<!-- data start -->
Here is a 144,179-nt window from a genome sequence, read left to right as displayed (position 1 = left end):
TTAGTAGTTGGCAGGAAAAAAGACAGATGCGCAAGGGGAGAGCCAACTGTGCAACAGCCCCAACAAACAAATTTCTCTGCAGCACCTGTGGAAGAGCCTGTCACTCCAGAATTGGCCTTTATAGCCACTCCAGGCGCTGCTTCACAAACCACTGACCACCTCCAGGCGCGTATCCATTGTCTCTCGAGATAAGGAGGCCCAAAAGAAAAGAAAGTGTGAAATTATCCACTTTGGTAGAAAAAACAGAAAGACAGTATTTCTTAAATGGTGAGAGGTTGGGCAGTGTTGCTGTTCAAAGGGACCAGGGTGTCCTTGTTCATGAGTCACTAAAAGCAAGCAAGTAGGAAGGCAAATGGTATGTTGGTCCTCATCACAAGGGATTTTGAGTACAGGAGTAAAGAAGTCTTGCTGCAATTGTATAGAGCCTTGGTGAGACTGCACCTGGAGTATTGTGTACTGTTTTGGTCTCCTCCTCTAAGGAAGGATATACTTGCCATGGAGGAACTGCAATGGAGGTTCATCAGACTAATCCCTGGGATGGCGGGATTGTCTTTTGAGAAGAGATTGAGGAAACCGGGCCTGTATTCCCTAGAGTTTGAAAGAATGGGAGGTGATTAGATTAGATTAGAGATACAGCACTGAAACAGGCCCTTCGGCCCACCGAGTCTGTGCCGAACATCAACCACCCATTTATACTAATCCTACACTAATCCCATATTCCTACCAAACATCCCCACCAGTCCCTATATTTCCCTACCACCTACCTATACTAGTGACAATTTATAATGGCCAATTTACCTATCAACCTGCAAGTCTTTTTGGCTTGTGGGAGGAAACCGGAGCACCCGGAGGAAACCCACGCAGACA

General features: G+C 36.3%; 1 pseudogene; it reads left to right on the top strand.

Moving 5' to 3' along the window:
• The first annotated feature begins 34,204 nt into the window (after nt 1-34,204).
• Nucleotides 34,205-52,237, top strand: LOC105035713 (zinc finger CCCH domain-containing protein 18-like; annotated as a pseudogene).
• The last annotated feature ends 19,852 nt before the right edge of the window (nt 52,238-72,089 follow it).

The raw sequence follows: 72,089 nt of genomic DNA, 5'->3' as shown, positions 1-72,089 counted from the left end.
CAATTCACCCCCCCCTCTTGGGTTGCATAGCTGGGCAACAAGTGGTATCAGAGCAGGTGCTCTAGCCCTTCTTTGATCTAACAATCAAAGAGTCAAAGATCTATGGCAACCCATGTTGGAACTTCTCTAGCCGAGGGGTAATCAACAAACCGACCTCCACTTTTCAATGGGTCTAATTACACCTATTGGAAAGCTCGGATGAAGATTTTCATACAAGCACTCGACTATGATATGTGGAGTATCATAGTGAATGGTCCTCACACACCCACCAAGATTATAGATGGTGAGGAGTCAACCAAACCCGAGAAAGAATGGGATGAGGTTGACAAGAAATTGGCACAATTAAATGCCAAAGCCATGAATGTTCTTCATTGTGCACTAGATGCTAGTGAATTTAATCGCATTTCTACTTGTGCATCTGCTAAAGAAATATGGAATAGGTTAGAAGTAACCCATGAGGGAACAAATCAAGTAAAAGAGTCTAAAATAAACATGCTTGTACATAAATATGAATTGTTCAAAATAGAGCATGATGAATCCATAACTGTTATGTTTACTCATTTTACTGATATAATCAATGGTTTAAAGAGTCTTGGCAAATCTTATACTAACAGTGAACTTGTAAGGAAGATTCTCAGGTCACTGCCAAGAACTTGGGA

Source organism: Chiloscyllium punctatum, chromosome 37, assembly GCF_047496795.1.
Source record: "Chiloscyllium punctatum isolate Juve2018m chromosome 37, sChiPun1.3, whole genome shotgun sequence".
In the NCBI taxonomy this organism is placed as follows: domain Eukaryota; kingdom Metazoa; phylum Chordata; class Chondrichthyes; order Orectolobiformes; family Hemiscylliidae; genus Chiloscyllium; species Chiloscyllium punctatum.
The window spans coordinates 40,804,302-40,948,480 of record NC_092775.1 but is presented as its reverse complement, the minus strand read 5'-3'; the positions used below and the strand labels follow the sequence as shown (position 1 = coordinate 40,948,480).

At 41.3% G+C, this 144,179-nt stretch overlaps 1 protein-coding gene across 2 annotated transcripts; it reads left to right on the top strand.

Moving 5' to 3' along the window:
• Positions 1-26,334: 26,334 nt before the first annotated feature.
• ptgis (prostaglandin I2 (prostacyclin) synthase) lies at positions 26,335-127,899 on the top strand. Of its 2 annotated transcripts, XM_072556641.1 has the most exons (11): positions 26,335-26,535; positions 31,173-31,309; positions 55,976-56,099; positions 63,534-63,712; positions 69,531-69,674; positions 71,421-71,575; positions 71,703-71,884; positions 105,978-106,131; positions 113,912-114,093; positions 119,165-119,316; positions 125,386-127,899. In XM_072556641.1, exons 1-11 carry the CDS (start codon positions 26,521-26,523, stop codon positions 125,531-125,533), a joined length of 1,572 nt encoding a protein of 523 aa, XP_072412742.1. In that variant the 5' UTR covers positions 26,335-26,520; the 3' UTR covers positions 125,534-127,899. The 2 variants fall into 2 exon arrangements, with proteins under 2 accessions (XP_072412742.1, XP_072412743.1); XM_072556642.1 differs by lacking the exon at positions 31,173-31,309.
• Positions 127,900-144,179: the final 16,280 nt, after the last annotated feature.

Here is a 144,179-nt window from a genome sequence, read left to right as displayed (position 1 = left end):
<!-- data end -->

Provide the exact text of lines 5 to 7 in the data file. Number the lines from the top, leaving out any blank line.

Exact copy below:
• The first annotated feature begins 34,204 nt into the window (after nt 1-34,204).
• Nucleotides 34,205-52,237, top strand: LOC105035713 (zinc finger CCCH domain-containing protein 18-like; annotated as a pseudogene).
• The last annotated feature ends 19,852 nt before the right edge of the window (nt 52,238-72,089 follow it).